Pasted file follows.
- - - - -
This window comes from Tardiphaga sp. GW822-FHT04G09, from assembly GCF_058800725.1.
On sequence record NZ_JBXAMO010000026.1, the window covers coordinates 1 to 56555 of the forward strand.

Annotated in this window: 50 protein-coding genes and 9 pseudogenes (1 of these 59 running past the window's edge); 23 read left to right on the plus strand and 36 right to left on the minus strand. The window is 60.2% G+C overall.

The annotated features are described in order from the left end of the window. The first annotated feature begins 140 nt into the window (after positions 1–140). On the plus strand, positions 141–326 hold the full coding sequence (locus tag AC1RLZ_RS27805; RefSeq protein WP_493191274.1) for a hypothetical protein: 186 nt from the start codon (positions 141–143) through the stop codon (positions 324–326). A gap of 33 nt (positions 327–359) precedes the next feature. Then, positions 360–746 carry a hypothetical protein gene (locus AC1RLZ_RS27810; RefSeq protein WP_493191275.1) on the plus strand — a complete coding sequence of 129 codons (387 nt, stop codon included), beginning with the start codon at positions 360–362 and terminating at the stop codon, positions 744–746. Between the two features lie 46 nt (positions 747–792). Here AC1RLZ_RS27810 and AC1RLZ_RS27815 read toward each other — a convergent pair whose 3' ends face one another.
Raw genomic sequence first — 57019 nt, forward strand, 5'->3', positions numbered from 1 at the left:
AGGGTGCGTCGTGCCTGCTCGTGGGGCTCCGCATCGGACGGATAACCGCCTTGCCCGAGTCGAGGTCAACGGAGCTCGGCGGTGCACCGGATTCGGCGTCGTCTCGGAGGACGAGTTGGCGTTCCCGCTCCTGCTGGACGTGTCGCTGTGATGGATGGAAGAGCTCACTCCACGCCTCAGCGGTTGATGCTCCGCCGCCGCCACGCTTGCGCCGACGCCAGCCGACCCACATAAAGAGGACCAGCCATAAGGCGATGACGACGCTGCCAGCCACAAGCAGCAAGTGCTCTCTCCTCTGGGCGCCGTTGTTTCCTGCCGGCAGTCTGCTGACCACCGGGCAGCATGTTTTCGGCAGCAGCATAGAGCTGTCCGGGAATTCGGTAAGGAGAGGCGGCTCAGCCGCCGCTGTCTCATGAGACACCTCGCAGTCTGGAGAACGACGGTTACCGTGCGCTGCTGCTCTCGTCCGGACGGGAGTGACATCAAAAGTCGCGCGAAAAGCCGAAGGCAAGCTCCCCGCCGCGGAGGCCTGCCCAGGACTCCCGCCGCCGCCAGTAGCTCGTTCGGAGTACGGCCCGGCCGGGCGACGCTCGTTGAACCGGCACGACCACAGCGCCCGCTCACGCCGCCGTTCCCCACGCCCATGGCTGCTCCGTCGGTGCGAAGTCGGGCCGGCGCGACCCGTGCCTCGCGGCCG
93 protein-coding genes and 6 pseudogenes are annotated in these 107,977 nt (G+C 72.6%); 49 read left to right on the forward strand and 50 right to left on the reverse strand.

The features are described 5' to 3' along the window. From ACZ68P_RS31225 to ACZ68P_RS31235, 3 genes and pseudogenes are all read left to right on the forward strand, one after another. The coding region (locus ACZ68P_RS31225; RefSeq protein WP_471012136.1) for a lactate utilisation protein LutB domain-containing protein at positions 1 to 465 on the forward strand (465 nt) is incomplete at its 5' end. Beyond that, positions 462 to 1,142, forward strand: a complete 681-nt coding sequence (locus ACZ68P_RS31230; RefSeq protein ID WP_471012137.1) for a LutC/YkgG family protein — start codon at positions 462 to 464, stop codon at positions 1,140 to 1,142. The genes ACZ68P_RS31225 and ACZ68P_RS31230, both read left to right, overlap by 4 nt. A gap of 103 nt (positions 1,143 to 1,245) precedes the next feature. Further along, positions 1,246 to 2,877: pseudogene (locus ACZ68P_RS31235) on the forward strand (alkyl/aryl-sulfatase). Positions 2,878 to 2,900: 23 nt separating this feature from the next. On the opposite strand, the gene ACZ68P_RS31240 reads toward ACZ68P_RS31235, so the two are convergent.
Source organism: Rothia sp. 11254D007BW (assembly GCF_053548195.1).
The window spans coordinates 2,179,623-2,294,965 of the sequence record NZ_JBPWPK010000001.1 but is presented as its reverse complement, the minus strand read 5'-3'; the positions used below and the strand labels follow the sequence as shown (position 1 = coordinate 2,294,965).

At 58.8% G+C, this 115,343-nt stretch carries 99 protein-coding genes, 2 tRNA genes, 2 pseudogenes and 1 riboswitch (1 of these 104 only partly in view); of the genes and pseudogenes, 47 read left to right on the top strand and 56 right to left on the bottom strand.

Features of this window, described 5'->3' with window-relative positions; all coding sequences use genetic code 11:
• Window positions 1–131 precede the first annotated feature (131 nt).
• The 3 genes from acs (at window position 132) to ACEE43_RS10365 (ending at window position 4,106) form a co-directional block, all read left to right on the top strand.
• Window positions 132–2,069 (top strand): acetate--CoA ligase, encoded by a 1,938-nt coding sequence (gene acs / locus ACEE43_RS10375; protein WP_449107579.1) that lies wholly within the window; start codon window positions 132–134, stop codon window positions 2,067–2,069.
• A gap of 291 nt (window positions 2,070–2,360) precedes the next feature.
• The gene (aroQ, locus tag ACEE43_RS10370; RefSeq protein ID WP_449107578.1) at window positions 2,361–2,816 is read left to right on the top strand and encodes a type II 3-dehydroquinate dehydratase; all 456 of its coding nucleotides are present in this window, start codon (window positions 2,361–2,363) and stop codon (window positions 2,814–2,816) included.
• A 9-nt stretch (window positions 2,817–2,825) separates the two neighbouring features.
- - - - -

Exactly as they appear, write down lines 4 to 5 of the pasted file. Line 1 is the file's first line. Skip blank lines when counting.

The annotated features are described in order from the left end of the window. The first annotated feature begins 140 nt into the window (after positions 1–140). On the plus strand, positions 141–326 hold the full coding sequence (locus tag AC1RLZ_RS27805; RefSeq protein WP_493191274.1) for a hypothetical protein: 186 nt from the start codon (positions 141–143) through the stop codon (positions 324–326). A gap of 33 nt (positions 327–359) precedes the next feature. Then, positions 360–746 carry a hypothetical protein gene (locus AC1RLZ_RS27810; RefSeq protein WP_493191275.1) on the plus strand — a complete coding sequence of 129 codons (387 nt, stop codon included), beginning with the start codon at positions 360–362 and terminating at the stop codon, positions 744–746. Between the two features lie 46 nt (positions 747–792). Here AC1RLZ_RS27810 and AC1RLZ_RS27815 read toward each other — a convergent pair whose 3' ends face one another.
Raw genomic sequence first — 57019 nt, forward strand, 5'->3', positions numbered from 1 at the left: